Tampered cryptocurrency trading apps are installing malware into devices using macOS
Cybercriminals have created fake cryptocurrency trading apps that are bundled with malware.
Wed, 22 Jul 2020, 03:12 am UTC
Cybersecurity experts reveal that some cryptocurrency trading apps have been Trojanized to install malware to their users’ devices. The compromised apps have been specially tweaked to install malware to devices running on Apple’s macOS.
This was revealed by a recently released report by researchers from the Slovakia-based cybersecurity firm ESET who discovered the scheme. “We’ve recently discovered websites distributing malicious cryptocurrency trading applications for Mac,” ESET wrote in the report released on Thursday. “This malware is used to steal information such as browser cookies, cryptocurrency wallets and screen captures.”
According to ZDNet, the Trojanized crypto trading applications were offered online as versions for legitimate trading apps. For example, a compromised version of the Kattana trading software has been found by ESET researchers.
It appears that Kattana might be aware of the issue, which prompted it to issue a warning back in March. “We’ve come to know that some of our users were approached by the malicious copycat service of Kattana, located at: http://kattanatrade.online,” Kattana wrote on Twitter on March 12, 2020. “Please, be extra mindful about anyone who approaches you for any reason related to crypto-trading. They might be frauds.”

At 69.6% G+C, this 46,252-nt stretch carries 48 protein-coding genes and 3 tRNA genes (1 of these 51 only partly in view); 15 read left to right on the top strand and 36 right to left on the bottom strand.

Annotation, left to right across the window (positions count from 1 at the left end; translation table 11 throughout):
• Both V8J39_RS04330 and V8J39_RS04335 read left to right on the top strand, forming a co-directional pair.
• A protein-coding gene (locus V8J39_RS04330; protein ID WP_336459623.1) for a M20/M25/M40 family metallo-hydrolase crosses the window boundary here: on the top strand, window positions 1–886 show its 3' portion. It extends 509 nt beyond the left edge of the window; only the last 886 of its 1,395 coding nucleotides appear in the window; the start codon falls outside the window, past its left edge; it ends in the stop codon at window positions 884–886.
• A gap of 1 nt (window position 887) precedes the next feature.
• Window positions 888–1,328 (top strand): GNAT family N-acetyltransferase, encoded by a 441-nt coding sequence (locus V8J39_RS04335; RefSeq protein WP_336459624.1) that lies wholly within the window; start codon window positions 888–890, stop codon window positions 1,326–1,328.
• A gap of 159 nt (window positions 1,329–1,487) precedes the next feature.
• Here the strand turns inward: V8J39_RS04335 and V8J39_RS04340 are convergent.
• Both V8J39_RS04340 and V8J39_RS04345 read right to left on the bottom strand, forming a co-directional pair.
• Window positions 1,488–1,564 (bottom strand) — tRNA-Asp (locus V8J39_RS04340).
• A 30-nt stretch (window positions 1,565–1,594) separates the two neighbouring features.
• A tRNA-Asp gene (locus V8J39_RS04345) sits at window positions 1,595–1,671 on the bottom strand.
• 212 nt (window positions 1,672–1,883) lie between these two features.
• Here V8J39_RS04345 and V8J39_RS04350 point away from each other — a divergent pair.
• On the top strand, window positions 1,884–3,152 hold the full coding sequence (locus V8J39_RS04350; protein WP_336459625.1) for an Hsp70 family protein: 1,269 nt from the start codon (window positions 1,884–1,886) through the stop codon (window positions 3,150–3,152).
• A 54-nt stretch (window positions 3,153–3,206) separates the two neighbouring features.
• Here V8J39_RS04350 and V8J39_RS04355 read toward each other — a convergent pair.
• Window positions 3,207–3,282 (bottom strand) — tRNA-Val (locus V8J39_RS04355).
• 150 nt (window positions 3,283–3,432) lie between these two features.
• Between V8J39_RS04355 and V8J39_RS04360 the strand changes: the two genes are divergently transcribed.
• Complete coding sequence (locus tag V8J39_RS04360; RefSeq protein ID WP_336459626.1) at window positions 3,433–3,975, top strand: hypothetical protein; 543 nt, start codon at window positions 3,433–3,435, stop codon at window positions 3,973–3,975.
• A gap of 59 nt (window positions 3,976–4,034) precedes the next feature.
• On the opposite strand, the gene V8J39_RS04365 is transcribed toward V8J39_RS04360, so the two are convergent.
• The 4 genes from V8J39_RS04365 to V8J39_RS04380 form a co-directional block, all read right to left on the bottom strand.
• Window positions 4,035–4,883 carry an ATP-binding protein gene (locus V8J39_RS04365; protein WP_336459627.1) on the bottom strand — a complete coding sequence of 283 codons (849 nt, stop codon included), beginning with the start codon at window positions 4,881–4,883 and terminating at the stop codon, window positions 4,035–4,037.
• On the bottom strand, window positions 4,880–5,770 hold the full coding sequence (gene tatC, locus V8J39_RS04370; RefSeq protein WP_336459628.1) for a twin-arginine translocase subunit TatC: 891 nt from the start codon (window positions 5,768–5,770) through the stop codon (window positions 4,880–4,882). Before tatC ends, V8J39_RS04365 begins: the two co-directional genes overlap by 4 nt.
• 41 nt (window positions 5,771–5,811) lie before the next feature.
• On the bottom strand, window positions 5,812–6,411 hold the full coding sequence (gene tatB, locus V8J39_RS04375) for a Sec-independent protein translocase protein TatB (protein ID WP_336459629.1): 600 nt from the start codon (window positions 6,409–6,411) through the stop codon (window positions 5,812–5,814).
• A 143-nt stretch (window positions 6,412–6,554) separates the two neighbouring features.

Aside from the tweaked version of the legitimate Kattana crypto app, ESET researchers also found four other compromised versions of legit apps. The report noted that there were also Trojanized versions of the Trezarus, Licatrade, Cupatrade, and Cointrazer apps discovered.
The fake cryptocurrency apps can be found in copycat websites that have similar names and designed to look like original sites. When downloaded, the apps include a Gmera installer that is bundled in the software.
Gmera is a malware that was first discovered by researchers from Trend Micro in 2019. At that time, the malware was bundled with Stockfolia, a trading app for Mac.
In the Trojanized Kattana app, much of the legit Kattana’s functionality was left intact. For instance, there the login mechanism is still present allowing users to access their wallets and even trade. However, this can be used by cybercriminals to also access the crypto wallets of the victims. The report did not include statistics on how many Mac users became victim of the compromised apps.
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